For example on Page 2 of the released document:

Prior to resumption of small group activities, some individuals (Players and “Permitted Personnel” –see I (1-3))traveling back to their Club’s home city may be required to serve a 14-day self-quarantine imposed by the local health authorities, regardless of their mode of travel (private or charter travel). Even if not imposed by the local health authorities, such individuals returning to the Club’s home city by public transportation,including commercial air or rail travel,must serve a 14-day self-quarantine period post-travel before engaging in training activities at their Club’s facility.

In addition, Club Medical personnel may impose a 14-day quarantine on Players and Permitted Personnel returning to the Club’s home city from a high-risk environment, even if they are not travelling via public transportation. Guidelines for the designation of high-risk environments will be provided to Clubs by the NHL in consultation with the NHLPA as soon as practicable.

However, Clubs are not permitted to require that Players who are currently sheltering in place outside of the Club’s home city return to the Club’s home city so that they can complete a quarantine in time to participate in Phase 2. Players shall avoid carpooling together from one location to the Club’s home city. To the extent such carpooling occurs, post-travel quarantine for individuals involved shall be considered at the Club’s discretion.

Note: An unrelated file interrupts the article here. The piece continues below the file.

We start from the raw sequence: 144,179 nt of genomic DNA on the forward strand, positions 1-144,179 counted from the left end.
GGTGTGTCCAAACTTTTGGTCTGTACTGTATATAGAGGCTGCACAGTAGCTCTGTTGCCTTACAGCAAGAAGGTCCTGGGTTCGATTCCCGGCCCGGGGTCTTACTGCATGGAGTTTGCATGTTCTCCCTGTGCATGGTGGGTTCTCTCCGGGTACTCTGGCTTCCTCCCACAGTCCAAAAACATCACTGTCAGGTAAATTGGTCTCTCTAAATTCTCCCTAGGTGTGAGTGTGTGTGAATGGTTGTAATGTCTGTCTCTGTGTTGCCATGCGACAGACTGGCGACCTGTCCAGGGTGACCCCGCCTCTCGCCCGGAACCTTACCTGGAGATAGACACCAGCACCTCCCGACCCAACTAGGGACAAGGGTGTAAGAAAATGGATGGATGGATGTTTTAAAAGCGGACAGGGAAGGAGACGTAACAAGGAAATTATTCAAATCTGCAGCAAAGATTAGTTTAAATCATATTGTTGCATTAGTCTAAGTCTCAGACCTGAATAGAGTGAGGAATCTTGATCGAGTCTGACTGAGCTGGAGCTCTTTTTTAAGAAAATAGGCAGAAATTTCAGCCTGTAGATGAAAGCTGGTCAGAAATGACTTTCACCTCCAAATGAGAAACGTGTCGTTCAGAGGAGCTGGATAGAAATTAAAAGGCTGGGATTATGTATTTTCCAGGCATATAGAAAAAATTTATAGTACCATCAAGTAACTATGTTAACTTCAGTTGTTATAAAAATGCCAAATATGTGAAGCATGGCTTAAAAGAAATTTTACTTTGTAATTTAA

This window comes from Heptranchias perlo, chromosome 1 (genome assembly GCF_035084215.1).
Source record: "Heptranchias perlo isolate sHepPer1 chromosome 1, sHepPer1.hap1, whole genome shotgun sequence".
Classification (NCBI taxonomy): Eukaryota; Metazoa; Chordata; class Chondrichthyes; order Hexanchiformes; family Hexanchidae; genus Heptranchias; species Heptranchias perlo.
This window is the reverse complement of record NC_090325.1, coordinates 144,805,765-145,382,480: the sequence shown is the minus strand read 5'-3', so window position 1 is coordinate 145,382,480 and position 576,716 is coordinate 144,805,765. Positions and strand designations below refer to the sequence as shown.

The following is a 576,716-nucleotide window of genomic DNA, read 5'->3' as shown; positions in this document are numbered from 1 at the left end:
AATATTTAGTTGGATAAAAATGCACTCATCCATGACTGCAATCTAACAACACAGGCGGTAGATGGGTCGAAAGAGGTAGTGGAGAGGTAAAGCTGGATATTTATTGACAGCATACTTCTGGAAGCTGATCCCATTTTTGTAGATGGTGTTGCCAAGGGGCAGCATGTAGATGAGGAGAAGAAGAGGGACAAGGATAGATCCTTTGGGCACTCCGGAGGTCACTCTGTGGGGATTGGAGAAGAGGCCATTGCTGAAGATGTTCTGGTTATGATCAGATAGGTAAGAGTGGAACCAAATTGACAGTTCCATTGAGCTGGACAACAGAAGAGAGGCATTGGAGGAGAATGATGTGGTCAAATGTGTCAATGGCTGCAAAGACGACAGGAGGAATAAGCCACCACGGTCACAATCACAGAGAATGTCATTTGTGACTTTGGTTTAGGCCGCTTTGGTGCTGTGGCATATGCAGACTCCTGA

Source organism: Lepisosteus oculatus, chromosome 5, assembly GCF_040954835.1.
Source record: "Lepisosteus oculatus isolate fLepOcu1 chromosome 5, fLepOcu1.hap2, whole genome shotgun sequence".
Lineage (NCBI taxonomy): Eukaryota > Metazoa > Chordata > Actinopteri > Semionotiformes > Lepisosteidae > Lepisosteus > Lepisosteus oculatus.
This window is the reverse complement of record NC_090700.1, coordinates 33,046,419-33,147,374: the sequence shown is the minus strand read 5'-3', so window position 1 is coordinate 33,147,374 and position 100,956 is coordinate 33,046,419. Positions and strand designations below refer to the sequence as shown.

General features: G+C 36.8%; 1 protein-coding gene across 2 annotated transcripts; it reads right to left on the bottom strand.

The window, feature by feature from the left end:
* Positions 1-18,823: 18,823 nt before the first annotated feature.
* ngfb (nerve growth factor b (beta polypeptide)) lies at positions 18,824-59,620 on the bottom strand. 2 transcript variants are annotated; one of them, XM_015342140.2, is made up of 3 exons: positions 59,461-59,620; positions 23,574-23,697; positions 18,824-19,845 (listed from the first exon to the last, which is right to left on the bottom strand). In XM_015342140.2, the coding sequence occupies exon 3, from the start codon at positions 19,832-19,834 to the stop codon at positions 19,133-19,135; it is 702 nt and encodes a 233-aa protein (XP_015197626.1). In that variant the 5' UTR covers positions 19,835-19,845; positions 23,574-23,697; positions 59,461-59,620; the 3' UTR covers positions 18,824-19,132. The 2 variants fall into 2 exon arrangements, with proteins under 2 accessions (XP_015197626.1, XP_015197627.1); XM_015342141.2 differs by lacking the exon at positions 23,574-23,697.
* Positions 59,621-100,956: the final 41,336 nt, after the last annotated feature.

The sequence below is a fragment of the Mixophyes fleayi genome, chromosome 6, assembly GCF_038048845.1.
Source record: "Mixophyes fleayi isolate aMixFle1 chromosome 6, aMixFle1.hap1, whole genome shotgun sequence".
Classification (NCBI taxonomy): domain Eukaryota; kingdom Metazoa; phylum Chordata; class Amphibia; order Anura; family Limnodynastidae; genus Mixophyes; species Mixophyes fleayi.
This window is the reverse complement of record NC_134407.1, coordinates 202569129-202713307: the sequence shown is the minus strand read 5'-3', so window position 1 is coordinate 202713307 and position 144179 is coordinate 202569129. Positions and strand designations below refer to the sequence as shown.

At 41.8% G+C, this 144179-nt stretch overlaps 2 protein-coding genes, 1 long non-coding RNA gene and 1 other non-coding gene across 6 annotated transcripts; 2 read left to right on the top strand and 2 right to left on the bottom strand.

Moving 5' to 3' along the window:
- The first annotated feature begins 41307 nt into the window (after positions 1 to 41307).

For a team like the Rangers, who have a number of players currently outside of North America, there could be an extra two week wait for such players looking to participate in these voluntary sessions. Those who remained local could also be subject to this 14-day quarantine, as New York has been a COVID-19 hot spot, but that is something that remains to be seen.

The other big elements covered in the document refer to symptom checks, testing, and what happens if a player tests positive for COVID-19. These are outlined on page 2, 3, and 4 under headers C and D, and under G which is on pages 5 and 6. I would recommend reading these sections in full, but here’s the basics explained.